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battleop

join:2005-09-28
00000
reply to eeeaddict

Re: Fiber network for your neighbourhood?

I don't know the rules in Canada but I imagine that you can't just call up the local power company and rent pole space. There is probably something similar to being a CLEC in the US that you would have to go thorugh.

Also $1k/mo for 1Gb transit is not very realistic unless your just happen to have a datacenter in your neighborhood. You also need to account for other things like IP space from ARIN, redundant links, etc.

In short the $1/mb stories you read are extreamly misleading.
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I do not, have not, and will not work for AT&T/Comcast/Verizon/Charter or similar sized company.


eeeaddict

join:2010-02-14
Reviews:
·WIND Mobile
·Distributel Cable

I wasn't actually asuming those were real numbers just the bare minimum if you don't care about redundancy and I know they were extremely low, also good point about the renting space I was wondering what were the rules but since I couldn't find any I didn't put anything in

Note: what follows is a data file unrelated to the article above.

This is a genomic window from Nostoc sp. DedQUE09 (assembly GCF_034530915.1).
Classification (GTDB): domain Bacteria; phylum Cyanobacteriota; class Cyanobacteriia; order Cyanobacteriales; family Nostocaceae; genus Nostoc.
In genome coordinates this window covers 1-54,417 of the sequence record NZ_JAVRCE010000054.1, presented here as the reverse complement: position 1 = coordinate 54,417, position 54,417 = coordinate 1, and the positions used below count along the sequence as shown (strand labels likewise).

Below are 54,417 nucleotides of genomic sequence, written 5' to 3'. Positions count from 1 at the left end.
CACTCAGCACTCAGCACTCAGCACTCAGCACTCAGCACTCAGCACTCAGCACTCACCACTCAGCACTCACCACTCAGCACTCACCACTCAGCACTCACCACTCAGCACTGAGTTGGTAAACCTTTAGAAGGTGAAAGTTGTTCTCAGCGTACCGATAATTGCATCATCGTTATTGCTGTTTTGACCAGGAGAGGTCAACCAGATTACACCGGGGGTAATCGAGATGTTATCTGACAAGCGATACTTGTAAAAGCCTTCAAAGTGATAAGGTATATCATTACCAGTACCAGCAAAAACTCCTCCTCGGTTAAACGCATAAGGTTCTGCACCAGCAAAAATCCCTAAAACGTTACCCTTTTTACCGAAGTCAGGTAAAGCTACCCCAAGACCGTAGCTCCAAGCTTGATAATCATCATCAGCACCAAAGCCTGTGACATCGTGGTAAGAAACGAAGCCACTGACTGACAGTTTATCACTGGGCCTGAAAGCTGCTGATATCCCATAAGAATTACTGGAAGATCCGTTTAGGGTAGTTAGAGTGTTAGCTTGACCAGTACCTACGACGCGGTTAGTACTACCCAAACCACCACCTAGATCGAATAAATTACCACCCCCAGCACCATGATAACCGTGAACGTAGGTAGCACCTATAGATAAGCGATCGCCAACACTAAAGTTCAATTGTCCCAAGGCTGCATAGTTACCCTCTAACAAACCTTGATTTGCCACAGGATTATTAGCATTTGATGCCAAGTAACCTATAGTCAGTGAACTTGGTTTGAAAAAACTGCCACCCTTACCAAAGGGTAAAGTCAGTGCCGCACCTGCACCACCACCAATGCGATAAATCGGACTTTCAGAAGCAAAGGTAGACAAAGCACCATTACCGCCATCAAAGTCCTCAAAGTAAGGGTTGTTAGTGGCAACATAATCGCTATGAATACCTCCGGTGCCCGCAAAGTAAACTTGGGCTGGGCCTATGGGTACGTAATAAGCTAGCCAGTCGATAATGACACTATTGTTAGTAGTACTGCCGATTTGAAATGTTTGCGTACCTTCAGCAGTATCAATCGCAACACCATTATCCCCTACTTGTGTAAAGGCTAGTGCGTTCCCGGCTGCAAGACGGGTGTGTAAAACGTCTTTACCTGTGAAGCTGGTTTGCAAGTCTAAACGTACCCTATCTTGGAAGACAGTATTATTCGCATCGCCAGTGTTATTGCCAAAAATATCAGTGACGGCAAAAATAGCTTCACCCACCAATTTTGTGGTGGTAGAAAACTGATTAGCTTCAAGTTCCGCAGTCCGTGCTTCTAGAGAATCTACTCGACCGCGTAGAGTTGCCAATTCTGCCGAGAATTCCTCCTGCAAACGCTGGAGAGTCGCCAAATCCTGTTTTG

battleop

join:2005-09-28
00000

If it was really that easy and cheap everyone would be doing it. The whole scope of offering internet service is much more expensive than the front page of this website will lead you to believe.
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I do not, have not, and will not work for AT&T/Comcast/Verizon/Charter or similar sized company.


HeadSpinning
MNSi Internet

join:2005-05-29
Windsor, ON
kudos:5
reply to battleop

said by battleop:

I don't know the rules in Canada but I imagine that you can't just call up the local power company and rent pole space. There is probably something similar to being a CLEC in the US that you would have to go thorugh.

You can rent pole space without being a CLEC, but in order to offer services to the public, you must be a Canadian Carrier as defined by the CRTC.

Private companies obtain ROW and pole attachment agreements from time to time to link nearby properties they own, but they're only allowed to do so under the condition that they not offer services to the public.

Additionally, the municipality or power utility is not required to give consent, but they are not prohibited from doing so.

In the case of a registered carrier, the municipality is required to give consent, and prohibited from not giving consent unless they can give a specific valid reason as to why consent should not be provided. The CRTC is the final arbiter in case of disagreement.
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MNSi Internet - »www.mnsi.net